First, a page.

How free and lush the bamboo grows, the bamboo grows and grows
Shoots and morasses, fillies and lassies and shreds and beds and rows
O phloem and pistil, nodes and ovules
The bamboo grows and grows
Her release, her joy, her oil, her toil, her moxie, her terror, her swirl
Dig deeper into soil, deeper into her soul, what do you find in my girl
Thrash of black hair and silken snare, face in the bottom of the world
Bound by ankles, poor deer, poor sow, O delicate hooves and fascicles
Dead doe, dead doe, dead doe
Wrists together, searing red tethers, blood draining from her soles
O choir, O psalm, O soaring fearsome tabernacle
The bamboo grows, the bamboo grows and grows
Through antlers and eyeholes, O sweet soul, O sweet, sweet soul
Thin green tails, purple entrails, the bamboo grows and grows
She flailed and wailed through flimsy veils, through bones and hissing marrow
Nobody to hear her, but wind and chaff, a gasp, then letting go
They loved her, then stoned her, buried her near her ancestors
My mother, my sister, my soul
Shimmering mesh, a brocade sash, hanging on a distant oracle
Springboks dance on shallow mounds, echoes, echoes, echoes
From A Portrait of the Self as Nation: New and Selected Poems. Copyright © 2015 Marilyn Chin. Used by permission of the author.
The river is high. I'd love to smoke pot
with the river. I'd love it if rain
sat at my table and told me what it's like
to lick Edith Piaf's grave. I go along thinking
I'm separate from trash day
and the weird hairdo my cat wakes up with
but I am of the avalanche
as much as I am its tambourine.
The river is crashing against my sleep
like it took applause apart and put it back together
as a riot of wet mouths
adoring my ears, is over my head
when it explains string theory
and affection to me,
when it tells me to be the code breaker,
not the code. What does that mean?
Why does lyric poetry exist?
When will water open its mouth
and tell us how to be clouds, how to rise
and morph and die and flourish and be reborn
all at the same time, all without caring
if we have food in our teeth or teeth in our eyes
or hair in our soup or a piano in our pockets,
just play the damned tune. The river is bipolar
but has flushed its meds, I'm dead
but someone has to finish all the cheese
in the fridge, we're a failed species
if suction cups are important, if intelligence
isn't graded on a curve,
but if desperation counts, if thunderstorms
are the noise in our heads given a hall pass
and rivers swell because orchestras
aren't always there when we need them, well then,
I still don't know a thing.
Copyright © 2019 by Bob Hicok. Originally published in Poem-a-Day on July 11, 2019, by the Academy of American Poets.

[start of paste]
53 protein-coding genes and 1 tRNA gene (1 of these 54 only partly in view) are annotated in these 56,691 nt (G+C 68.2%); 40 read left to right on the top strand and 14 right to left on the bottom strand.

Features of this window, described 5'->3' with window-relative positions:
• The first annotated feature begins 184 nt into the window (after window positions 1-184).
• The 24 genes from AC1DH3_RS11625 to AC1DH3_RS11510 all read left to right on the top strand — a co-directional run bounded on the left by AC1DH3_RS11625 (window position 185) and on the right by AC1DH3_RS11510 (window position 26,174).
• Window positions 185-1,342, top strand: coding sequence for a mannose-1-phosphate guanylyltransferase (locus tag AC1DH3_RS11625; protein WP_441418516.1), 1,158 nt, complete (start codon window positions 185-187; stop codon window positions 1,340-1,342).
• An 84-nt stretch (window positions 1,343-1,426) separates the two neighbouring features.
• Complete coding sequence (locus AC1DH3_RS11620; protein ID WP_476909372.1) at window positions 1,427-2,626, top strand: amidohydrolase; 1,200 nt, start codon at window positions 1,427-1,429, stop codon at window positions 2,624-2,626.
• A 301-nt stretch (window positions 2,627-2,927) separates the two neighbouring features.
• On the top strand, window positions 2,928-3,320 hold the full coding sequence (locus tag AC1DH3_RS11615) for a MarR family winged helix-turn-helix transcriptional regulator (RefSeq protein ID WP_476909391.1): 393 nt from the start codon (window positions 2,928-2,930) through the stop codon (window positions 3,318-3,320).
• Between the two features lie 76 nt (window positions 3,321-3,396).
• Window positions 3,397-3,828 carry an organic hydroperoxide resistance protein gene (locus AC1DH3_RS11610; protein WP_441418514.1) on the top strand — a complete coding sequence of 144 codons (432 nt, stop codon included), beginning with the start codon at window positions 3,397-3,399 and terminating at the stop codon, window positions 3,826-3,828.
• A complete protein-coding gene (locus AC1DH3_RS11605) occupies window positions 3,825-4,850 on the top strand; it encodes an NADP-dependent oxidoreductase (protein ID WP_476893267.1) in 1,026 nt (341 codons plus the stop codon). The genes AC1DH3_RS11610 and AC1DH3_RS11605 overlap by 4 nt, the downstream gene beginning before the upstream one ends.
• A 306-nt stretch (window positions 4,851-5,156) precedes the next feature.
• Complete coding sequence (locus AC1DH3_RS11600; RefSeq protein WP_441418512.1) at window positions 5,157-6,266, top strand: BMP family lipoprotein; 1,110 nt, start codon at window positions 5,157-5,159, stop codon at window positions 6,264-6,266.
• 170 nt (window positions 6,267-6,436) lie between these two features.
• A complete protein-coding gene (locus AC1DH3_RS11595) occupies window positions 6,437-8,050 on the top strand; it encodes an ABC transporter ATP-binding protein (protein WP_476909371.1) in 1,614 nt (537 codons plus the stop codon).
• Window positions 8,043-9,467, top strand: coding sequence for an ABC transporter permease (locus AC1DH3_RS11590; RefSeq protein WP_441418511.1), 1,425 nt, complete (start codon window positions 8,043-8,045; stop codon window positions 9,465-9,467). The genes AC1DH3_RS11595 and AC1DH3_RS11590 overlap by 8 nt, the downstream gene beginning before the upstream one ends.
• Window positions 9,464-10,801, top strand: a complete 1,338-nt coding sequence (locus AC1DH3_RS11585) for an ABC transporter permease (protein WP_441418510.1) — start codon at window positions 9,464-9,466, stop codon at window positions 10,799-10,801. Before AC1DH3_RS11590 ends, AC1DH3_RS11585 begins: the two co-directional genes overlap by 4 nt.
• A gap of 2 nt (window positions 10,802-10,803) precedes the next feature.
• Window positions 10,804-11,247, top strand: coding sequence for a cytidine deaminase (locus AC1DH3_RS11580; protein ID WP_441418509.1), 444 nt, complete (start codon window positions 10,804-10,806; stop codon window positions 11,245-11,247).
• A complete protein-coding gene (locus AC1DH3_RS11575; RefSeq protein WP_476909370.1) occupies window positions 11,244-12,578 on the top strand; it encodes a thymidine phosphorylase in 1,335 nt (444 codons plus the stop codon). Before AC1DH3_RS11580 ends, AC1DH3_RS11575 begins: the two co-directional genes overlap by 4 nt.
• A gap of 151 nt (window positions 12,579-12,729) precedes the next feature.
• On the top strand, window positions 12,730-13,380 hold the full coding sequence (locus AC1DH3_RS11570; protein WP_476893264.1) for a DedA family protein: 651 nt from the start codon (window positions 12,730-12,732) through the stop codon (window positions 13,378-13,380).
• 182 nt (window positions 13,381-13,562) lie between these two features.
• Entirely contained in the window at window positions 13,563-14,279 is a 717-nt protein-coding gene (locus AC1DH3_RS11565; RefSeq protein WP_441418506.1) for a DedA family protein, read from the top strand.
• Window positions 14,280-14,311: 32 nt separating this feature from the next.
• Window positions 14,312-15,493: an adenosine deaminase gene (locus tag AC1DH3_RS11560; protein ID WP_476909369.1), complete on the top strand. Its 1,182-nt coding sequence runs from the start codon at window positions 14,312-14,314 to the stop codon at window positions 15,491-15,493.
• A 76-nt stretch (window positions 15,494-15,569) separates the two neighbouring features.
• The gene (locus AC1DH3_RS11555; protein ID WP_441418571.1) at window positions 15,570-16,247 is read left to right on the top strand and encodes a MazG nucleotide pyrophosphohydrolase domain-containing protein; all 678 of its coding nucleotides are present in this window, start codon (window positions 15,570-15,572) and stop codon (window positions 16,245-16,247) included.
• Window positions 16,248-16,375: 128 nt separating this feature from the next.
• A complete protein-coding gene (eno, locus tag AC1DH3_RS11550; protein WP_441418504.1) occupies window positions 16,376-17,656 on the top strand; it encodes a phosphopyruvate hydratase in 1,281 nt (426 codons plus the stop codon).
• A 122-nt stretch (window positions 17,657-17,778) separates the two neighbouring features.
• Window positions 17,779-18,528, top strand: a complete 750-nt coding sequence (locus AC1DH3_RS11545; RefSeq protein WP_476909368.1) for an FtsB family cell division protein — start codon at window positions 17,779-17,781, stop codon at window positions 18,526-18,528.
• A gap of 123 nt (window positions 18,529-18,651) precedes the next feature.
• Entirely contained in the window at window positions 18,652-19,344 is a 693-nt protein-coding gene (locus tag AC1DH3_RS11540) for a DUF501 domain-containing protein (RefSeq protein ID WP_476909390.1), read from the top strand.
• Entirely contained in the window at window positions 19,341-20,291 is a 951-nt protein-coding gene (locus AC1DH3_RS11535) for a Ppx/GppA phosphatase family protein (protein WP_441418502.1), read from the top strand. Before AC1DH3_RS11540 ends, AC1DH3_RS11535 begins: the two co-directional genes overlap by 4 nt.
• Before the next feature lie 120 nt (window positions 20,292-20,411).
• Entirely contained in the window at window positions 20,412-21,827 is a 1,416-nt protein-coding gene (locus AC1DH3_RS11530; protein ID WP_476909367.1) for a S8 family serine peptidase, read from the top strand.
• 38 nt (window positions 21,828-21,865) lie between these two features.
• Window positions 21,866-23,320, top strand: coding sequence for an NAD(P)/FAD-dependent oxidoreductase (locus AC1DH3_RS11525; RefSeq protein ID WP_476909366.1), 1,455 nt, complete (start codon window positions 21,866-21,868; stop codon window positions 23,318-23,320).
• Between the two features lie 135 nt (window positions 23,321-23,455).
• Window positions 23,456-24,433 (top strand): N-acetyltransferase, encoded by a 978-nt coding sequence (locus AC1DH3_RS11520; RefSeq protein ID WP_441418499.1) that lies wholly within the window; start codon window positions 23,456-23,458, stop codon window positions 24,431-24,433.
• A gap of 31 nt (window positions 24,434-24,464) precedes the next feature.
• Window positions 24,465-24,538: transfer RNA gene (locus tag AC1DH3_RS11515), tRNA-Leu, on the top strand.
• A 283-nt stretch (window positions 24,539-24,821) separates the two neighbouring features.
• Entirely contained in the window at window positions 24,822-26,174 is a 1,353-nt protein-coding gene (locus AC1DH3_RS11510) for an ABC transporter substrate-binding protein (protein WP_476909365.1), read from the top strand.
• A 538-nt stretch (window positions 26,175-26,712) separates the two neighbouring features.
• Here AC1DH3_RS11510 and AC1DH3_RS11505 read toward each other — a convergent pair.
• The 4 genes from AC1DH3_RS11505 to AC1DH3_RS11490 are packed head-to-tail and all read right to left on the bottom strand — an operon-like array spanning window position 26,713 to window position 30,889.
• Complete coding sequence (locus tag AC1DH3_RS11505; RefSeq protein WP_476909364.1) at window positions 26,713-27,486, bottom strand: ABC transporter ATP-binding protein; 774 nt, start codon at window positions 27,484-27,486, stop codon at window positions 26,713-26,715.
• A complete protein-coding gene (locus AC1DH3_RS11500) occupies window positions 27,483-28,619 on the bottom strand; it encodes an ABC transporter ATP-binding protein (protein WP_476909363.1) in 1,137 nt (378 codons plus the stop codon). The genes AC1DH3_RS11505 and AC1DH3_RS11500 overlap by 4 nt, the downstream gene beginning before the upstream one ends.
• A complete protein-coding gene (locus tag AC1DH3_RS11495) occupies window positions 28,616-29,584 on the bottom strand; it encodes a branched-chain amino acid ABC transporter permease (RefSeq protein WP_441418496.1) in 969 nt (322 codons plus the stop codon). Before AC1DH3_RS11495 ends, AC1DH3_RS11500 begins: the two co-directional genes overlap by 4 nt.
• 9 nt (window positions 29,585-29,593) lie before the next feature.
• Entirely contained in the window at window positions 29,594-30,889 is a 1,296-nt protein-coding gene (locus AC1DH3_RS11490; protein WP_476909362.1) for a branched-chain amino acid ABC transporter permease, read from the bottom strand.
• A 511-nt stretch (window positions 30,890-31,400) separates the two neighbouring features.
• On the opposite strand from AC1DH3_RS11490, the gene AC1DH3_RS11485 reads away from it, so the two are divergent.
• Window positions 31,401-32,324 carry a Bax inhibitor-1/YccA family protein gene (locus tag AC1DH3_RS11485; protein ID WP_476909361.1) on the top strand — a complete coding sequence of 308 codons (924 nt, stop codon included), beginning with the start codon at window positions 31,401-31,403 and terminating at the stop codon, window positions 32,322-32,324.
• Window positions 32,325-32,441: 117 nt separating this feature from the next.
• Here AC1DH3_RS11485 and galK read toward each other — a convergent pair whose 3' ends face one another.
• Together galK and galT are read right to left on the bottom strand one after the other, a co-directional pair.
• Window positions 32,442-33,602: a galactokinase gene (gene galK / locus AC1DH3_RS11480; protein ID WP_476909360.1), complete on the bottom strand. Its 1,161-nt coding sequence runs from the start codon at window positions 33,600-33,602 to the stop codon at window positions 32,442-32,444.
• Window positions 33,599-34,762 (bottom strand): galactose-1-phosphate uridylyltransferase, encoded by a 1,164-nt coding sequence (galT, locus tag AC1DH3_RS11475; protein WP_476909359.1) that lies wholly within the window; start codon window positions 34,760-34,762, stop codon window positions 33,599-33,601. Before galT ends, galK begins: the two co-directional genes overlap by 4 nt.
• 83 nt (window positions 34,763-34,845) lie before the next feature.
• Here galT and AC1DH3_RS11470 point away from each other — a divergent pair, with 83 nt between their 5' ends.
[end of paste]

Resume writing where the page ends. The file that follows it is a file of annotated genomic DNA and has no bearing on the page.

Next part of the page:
In the burned house I am eating breakfast.
You understand: there is no house, there is no breakfast,
yet here I am.
The spoon which was melted scrapes against
the bowl which was melted also.
No one else is around.
Where have they gone to, brother and sister,
mother and father? Off along the shore,
perhaps. Their clothes are still on the hangers,
their dishes piled beside the sink,
which is beside the woodstove
with its grate and sooty kettle,
every detail clear,
tin cup and rippled mirror.
The day is bright and songless,
the lake is blue, the forest watchful.
In the east a bank of cloud
rises up silently like dark bread.
I can see the swirls in the oilcloth,
I can see the flaws in the glass,
those flares where the sun hits them.
I can't see my own arms and legs
or know if this is a trap or blessing,
finding myself back here, where everything
in this house has long been over,
kettle and mirror, spoon and bowl,
including my own body,
including the body I had then,
including the body I have now
as I sit at this morning table, alone and happy,
bare child's feet on the scorched floorboards
(I can almost see)
in my burning clothes, the thin green shorts
and grubby yellow T-shirt
holding my cindery, non-existent,
radiant flesh. Incandescent.
From Morning in the Burned House by Margaret Atwood. Copyright © 1995 by Margaret Atwood. Published in the United States by Houghton Mifflin Co., published in Canada by McClelland and Stewart, Inc. All rights reserved.
translated by The Friend
It’s a massive spider who can’t move;
a colorless spider, whose body—
a head and an abdomen—bleed.
Today I saw her up close. And with what effort
all along her flanks
her innumerable feet stiffened.
I have thought of her invisible eyes
the fatal pilots of the spider.
It’s a spider that trembled stuck
at the edge of a stone;
abdomen to one side,
to the other the head.
With so many feet the poor thing, she still can’t
work herself out. When seeing her,
stunned in some trance,
what grief this traveler gave me today.
An enormous spider who blocks
the abdomen from following the head.
I’ve thought about her eyes,
considered her numerous feet...
What grief this traveler’s given me today.
Es una araña enorme que ya no anda;
una araña incolora, cuyo cuerpo,
una cabeza y un abdomen, sangra.
Hoy la he visto de cerca. Y con qué esfuerzo
hacia todos los flancos
sus pies innumerables alargaba.
Y he pensado en sus ojos invisibles,
los pilotos fatales de la araña.
Es una araña que temblaba fija
en un filo de piedra;
el abdomen a un lado,
y al otro la cabeza.
Con tantos pies la pobre, y aún no puede
resolverse. Y, al verla
atónita en tal trance,
hoy me ha dado qué pena esa viajera.
Es una araña enorme, a quien impide
el abdomen seguir a la cabeza.
Y he pensado en sus ojos
y en sus pies numerosos...
¡Y me ha dado qué pena esa viajera!
Copyright © 2022 by The Friend. Originally published in Poem-a-Day on July 18, 2022, by the Academy of American Poets.